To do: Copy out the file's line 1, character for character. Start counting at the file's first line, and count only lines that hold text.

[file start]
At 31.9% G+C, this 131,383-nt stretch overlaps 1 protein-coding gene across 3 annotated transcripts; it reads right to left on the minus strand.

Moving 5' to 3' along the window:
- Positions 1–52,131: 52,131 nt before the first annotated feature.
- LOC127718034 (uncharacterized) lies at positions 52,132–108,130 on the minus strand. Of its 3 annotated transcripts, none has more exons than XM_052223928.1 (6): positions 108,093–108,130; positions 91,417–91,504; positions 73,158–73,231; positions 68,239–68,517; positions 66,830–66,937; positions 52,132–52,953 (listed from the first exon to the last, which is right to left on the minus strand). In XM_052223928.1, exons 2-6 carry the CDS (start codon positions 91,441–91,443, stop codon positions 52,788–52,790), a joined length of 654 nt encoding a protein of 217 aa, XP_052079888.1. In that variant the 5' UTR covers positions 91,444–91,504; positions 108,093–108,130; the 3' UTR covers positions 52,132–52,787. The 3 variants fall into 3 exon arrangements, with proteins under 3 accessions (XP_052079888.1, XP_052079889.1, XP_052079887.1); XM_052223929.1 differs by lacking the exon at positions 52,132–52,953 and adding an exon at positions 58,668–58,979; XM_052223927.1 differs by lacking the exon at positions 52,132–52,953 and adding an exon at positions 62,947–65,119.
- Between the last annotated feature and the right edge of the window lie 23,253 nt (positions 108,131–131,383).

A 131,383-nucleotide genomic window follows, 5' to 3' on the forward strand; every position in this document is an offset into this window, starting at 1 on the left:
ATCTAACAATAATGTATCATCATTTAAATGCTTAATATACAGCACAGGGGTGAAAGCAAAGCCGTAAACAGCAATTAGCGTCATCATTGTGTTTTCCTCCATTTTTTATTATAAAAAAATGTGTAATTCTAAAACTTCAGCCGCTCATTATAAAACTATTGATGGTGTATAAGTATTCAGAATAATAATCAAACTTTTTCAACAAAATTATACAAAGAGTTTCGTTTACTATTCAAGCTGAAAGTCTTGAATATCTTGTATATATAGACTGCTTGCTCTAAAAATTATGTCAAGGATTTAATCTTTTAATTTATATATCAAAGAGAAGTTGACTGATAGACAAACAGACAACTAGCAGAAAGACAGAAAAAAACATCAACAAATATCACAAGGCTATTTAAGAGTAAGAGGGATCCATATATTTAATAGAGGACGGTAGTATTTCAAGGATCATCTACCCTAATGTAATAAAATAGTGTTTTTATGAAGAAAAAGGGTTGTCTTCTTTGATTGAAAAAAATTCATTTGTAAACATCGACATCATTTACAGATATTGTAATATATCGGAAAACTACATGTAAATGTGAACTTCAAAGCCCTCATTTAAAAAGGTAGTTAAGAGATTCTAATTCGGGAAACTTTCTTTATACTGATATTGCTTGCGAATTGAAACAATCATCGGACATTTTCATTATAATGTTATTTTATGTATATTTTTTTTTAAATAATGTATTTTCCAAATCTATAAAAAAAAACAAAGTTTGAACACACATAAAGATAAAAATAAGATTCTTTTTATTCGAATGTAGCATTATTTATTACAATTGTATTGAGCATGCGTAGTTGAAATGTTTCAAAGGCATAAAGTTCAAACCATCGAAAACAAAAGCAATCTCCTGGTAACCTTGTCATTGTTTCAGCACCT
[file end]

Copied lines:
At 31.9% G+C, this 131,383-nt stretch overlaps 1 protein-coding gene across 3 annotated transcripts; it reads right to left on the minus strand.